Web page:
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ABSTRACT: The BIG score (Admission base deficit (B), international normalized ratio (I), and Glasgow Coma Scale (G)) has been shown to predict mortality on admission in pediatric trauma patients. The objective of this study was to assess its performance in predicting mortality in an adult trauma population, and to compare it with the existing Trauma and Injury Severity Score (TRISS) and probability of survival (PS09) score. Materials and method: A retrospective analysis using data collected between 2005-2010 from seven trauma centers and registries in Europe and the United States of America was performed. We compared the BIG score to TRISS and PS09 score in a population of blunt and penetrating trauma patients. We then assessed the discrimination ability of all scores via receiver operating characteristic (ROC) curves and compared the expected mortality rate (precision) of all scores to the observed mortality rate. 12,206 datasets were retrieved to validate the BIG score. The mean ISS was 15 +/- 11 and the mean 30-day mortality rate was 4.8%. With an AUROC of 0.892 (95% CI: 0.879 - 0.906) the BIG score performed well in an adult population. TRISS had an area under ROC (AUROC) of 0.922 (0.913 - 0.932) and the PS09 score of 0.825 (0.915 - 0.934). On a penetrating trauma population the BIG score presented with an AUROC result of 0.920 (0.898 - 0.942) compared to the PS09 score (AUROC of 0.921; 0.902 - 0.939) and TRISS (0.929; 0.912 - 0.947). The BIG score is a good predictor of mortality in the adult trauma population. It performed well compared to TRISS and the PS09 score although it has significantly less discriminative ability. In a penetrating trauma population the BIG score performed better than in a population with blunt trauma. The BIG score has the advantage of being available shortly after admission and may be used to predict clinical prognosis or as a research tool to risk stratify trauma patients into clinical trials.Critical care (London, England) 07/2013; 17(4):R134. DOI:10.1186/cc12813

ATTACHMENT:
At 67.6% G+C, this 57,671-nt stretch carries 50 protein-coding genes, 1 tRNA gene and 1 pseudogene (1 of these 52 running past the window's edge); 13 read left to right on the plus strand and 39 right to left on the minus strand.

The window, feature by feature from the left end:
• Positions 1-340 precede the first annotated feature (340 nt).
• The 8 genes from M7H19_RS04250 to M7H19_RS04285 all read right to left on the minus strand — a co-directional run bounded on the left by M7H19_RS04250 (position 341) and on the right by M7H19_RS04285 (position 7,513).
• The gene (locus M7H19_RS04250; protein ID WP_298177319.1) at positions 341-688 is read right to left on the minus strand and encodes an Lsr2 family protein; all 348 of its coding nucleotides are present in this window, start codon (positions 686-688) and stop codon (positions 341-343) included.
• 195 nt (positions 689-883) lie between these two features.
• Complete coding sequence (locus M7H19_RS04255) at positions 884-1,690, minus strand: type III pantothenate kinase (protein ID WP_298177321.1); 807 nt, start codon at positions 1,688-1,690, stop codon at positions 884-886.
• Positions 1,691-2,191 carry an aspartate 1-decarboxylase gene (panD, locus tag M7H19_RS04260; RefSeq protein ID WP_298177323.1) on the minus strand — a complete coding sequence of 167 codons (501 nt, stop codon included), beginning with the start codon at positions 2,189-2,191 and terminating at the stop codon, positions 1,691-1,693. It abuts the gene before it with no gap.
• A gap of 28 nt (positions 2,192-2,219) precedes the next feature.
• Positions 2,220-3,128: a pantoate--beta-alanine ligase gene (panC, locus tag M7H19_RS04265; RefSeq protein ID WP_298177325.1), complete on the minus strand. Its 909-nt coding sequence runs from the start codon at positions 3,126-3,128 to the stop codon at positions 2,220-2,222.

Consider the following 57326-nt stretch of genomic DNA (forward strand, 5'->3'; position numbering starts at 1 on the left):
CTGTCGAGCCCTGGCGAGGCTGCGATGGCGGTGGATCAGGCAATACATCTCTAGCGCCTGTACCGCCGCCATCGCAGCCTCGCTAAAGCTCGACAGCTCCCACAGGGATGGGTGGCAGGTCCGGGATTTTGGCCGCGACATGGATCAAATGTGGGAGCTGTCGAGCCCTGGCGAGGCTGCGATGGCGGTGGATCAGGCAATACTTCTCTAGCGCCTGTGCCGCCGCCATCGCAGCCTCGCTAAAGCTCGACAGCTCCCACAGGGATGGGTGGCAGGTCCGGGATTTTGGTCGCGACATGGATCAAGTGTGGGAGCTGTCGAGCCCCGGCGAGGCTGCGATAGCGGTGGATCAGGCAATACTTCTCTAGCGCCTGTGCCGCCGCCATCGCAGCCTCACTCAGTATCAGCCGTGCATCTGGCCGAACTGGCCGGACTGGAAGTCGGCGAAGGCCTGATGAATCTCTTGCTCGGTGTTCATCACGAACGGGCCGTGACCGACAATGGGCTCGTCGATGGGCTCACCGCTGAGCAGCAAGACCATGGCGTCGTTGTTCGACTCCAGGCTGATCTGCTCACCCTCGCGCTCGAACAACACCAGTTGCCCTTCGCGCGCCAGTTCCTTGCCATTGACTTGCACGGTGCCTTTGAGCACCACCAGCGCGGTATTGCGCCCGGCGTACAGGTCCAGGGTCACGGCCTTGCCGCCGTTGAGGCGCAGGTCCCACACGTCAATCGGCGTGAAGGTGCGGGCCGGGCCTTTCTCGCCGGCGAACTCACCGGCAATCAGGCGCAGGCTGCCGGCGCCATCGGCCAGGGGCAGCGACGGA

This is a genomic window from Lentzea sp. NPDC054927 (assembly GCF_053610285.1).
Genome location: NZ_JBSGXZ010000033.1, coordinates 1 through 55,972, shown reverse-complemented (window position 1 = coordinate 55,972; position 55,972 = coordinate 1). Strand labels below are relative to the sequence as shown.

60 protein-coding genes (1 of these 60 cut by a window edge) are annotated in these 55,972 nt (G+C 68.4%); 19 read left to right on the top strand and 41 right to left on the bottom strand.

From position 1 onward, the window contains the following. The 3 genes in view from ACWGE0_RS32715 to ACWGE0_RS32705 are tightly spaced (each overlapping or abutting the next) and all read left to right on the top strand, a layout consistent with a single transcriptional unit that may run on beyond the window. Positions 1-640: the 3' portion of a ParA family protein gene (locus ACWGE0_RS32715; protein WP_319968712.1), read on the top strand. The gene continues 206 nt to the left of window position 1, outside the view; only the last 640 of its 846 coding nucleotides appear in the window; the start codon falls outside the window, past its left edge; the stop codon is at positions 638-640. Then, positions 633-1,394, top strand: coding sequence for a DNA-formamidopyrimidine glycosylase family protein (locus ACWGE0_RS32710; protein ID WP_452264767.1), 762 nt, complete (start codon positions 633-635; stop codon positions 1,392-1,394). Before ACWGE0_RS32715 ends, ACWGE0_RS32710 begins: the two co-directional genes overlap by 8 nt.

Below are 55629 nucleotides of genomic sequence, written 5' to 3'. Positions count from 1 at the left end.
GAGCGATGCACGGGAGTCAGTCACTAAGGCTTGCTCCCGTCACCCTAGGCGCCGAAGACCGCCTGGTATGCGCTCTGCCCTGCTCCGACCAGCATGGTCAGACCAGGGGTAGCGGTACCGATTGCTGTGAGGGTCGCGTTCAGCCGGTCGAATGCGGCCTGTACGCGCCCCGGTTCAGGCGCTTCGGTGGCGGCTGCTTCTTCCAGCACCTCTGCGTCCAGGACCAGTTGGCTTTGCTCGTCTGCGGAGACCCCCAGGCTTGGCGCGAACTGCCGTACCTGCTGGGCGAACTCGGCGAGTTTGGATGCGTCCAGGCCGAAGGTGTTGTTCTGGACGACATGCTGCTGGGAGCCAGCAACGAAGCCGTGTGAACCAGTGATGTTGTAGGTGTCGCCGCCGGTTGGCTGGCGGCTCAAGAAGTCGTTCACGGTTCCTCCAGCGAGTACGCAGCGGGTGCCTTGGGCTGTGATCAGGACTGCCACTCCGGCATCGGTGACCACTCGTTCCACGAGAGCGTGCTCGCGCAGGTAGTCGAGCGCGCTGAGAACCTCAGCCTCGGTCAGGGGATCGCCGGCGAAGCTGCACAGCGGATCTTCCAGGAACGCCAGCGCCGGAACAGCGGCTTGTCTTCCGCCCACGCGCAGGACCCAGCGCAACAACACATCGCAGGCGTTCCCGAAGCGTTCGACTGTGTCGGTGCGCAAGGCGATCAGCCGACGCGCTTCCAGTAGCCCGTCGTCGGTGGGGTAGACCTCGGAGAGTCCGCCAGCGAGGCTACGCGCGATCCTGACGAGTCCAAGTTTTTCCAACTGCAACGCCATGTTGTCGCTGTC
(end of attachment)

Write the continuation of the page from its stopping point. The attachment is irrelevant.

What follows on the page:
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ABSTRACT: We examined the association of plasma lactate at rest, a marker of oxidative capacity, with incident cardiovascular outcomes in 10,006 participants in the Atherosclerosis Risk in Communities (ARIC) Study visit 4 (1996-1998). We used Cox proportional-hazards models to estimate hazard ratios of incident coronary heart disease, stroke, heart failure, and all-cause mortality by quartiles of plasma lactate (Q1, ≤5.3 mg/dL; Q2, 5.4-6.6; Q3, 6.7-8.6; and Q4 ≥8.7). During a median follow-up time of 10.7 years, there were 1,105 coronary heart disease cases, 379 stroke cases, 820 heart failure cases, and 1,408 deaths. A significant graded relation between lactate level and cardiovascular events was observed in the demographically adjusted model (all P for trend < 0.001). After further adjustment for traditional and other potential confounders, the association remained significant for heart failure (Q4 vs. Q1: hazard ratio (HR) = 1.35, 95% confidence interval (CI): 1.07, 1.71) and all-cause mortality (HR = 1.27, 95% CI: 1.07, 1.51) (P for trend < 0.02 for these outcomes) but not for coronary heart disease (HR = 1.02, 95% CI: 0.84, 1.24) and stroke (HR = 1.26, 95% CI: 0.91, 1.75). The results for heart failure were robust across multiple subgroups, after further adjustment for N-terminal pro-B-type natriuretic peptide and after exclusion of participants with incident heart failure within 3 years. The independent associations of plasma lactate with heart failure and all-cause mortality suggest an important role for low resting oxidative capacity.American journal of epidemiology 06/2013; DOI:10.1093/aje/kwt002 · 4.98 Impact Factor